Deloitte's Anne Taylor addresses current and future workforce challenges in the oil and gas industry.
When Anne Taylor’s mother suggested she enter into the field of engineering, she wasn’t sold at first.
“My mother wasn’t an engineer nor was anyone in my family,” Taylor told Rigzone. “I didn’t know what it was and had no interest in it until she introduced me to someone who was a mechanical engineer.”
Vice Chairman & Houston Managing Partner, Deloitte
For Taylor, that made the difference.
“It made it real to me – I think that’s true for most kids. They need to understand what the job looks like, what you do every day…”
She went on to earn both a bachelor’s and master’s degree in civil engineering and a master’s degree in engineering. Much like Taylor, who currently serves as vice chairman and Houston managing partner of auditing and consulting firm Deloitte, many young people are introduced to the industry in a similar fashion. Taylor took some time to discuss with Rigzone the current challenges facing the industry’s workforce and how to address such issues.
Rigzone: With the industry’s move toward digitization, will there be more of a demand for tech workers?
Taylor: Absolutely. Digitization has already begun to increase the need for operational flexibility and optimization in every field; even fields such as human resources need analytics. Even things that seem like they’re back office – like finance – are all areas that need analytics today. It’s clear in this industry as well as other industries that we’ve seen a demand for technologies and software. What’s interesting in particular is that’s a field that appeals to a lot of our next generation of employees, so I think there’s a good opportunity in this industry to attract millennials in a lot of areas that are going to grow going forward.
Rigzone: What are your thoughts on graduate recruitment during the oil and gas industry downturn?
Taylor: I feel like it would be a huge mistake to not focus on graduate recruitment at any point in time. I think we’ve learned from past downturns: once you turn off the spigot of talent, it’s hard to catch up at a later point. If you turn off the spigot, some years down the road, you can’t just insert talent at that experienced level. With a large population of retiring baby boomers, particularly in engineering fields, they’ll need to be replaced. They may not be replaced at the same rate, but they will need to be replaced.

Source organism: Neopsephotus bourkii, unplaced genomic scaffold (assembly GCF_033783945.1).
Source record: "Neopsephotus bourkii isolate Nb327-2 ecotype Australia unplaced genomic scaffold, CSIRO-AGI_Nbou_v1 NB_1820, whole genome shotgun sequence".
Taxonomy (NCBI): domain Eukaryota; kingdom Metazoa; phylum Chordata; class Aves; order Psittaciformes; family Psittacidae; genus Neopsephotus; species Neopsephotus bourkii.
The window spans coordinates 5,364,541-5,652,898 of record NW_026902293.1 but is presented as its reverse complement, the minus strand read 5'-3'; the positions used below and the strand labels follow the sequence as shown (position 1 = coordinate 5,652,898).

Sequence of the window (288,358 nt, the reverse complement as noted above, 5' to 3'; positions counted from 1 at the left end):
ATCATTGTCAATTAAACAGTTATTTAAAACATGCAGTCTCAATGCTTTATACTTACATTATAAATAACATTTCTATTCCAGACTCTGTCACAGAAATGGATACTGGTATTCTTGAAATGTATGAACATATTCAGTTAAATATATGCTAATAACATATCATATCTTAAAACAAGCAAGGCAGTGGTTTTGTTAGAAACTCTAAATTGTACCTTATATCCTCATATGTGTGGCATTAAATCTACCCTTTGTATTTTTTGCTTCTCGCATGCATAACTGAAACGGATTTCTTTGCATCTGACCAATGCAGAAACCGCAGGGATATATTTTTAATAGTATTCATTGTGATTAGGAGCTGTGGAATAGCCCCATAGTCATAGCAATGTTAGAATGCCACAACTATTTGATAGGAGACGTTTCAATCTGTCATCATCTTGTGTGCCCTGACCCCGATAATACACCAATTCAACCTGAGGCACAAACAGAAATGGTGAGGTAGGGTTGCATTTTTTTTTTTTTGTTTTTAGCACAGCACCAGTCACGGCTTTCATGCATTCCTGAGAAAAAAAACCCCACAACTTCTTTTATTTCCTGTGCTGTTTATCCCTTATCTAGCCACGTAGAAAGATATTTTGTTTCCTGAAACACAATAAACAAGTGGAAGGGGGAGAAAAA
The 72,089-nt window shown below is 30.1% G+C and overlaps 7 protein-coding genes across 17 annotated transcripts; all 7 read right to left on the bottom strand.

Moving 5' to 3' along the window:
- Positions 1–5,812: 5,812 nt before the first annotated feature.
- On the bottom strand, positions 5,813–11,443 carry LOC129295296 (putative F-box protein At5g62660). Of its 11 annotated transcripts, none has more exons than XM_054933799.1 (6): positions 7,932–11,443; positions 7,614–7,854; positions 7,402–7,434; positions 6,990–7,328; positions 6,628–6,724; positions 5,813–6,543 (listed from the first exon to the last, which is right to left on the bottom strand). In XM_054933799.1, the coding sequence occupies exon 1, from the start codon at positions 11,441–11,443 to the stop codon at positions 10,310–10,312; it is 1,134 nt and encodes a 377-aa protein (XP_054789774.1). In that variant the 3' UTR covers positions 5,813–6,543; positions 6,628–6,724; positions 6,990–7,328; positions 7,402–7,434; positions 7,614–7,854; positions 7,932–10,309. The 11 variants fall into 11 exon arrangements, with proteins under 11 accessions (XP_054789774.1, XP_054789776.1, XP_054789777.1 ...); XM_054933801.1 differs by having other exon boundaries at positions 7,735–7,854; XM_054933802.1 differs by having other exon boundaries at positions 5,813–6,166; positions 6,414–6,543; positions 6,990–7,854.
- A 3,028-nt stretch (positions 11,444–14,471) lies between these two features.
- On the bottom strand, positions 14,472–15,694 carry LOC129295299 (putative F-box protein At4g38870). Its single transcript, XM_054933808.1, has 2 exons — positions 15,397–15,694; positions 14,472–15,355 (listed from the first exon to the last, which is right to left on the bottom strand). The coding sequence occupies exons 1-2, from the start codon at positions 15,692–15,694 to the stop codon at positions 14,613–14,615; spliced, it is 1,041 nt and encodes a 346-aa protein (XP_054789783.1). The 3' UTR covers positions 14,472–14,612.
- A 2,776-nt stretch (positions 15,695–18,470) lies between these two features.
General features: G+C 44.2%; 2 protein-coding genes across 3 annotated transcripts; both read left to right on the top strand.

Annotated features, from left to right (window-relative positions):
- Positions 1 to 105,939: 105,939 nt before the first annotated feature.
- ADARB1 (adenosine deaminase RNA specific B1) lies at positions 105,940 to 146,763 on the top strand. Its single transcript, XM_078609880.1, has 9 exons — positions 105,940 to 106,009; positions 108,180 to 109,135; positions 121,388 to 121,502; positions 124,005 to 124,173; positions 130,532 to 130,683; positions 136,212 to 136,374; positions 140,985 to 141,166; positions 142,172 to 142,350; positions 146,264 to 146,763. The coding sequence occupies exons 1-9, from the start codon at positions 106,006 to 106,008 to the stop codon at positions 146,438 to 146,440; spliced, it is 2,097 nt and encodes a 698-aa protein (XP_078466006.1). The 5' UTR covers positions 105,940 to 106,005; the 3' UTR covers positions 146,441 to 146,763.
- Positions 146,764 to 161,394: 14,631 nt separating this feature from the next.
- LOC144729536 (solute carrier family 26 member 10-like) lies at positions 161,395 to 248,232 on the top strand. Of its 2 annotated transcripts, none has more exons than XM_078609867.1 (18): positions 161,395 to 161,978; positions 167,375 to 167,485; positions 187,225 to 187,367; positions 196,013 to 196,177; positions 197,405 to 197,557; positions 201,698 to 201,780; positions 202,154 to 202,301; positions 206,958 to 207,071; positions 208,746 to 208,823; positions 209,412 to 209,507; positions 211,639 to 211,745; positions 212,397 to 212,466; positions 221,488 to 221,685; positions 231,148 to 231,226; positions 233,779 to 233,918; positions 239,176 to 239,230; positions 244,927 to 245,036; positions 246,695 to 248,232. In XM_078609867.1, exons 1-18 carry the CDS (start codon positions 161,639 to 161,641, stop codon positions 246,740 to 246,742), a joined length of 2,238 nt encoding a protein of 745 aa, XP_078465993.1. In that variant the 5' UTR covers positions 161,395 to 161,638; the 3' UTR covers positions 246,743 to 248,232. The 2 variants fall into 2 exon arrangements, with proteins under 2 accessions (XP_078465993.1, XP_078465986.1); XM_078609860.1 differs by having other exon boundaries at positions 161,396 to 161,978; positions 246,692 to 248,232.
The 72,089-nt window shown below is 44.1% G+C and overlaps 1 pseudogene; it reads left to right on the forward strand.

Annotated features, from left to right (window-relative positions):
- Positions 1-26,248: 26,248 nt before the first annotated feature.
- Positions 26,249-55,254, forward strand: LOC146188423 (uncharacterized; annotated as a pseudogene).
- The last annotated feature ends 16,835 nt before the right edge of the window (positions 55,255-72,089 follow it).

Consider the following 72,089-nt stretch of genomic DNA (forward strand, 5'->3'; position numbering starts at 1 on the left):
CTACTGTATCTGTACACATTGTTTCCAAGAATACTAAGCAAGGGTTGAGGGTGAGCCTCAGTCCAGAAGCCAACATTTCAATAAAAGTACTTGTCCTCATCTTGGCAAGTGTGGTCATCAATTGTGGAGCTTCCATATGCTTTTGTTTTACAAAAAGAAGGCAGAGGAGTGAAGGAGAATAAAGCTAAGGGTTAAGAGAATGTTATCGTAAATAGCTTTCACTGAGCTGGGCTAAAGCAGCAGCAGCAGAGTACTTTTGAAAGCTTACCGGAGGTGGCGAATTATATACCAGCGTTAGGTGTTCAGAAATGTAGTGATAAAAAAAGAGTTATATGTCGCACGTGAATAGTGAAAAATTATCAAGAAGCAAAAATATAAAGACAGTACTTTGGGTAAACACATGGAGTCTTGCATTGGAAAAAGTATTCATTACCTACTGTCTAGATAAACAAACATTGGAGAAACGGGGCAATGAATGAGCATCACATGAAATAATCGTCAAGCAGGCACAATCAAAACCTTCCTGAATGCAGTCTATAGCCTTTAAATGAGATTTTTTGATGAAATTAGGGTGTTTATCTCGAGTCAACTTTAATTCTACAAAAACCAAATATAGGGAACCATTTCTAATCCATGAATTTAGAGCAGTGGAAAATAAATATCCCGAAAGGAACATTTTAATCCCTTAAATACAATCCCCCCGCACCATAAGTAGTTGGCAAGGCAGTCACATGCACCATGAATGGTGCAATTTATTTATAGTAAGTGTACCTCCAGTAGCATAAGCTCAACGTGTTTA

Rigzone: What collaboratively needs to happen between schools and industry employers to address the need for more STEM (science, technology, engineering and math) workers? For more women and minorities?
Taylor: One thing that can be done collaboratively is to work to the natural interest that most kids have in math and science and I think that applies to women and minorities … and ensure they maintain that interest. I think that requires having effective opportunities not only to have teachers in the school, but have professionals and others who augment what happens in the academic curriculum with real life opportunities to see what that curriculum means in action. It gets exciting to see what it means to be an engineer, not just solve math problems. It’s more real when companies allow kids to see it at the workplace. It becomes more real when professionals come into a workplace, particularly young professionals, and talk about what they actually do. When those professionals are minorities or women, it changes the entire landscape for kids who have never known any women or minorities who are engineers or computer scientists.
Rigzone: What can industry employers do to help bridge the gap between generations in the current workforce?
Taylor: One thing I think is really effective is when we put into place some programs of reverse mentoring. We put together programs to connect experienced workers with new employees and cross train workers. Millennials can give me guidance on certain tools and they’re very eager to be mentored on a number of subjects. Reverse mentoring programs can be effective and create relationships. Relationships are really what it’s all about in terms of being able to share knowledge and information. Hierarchy is not very attractive to a lot of millennials. By creating teams and putting together people not bounded by those types of structures, it’s attractive to millennials. I think that works as well in terms of the things that all generations can learn from each other.
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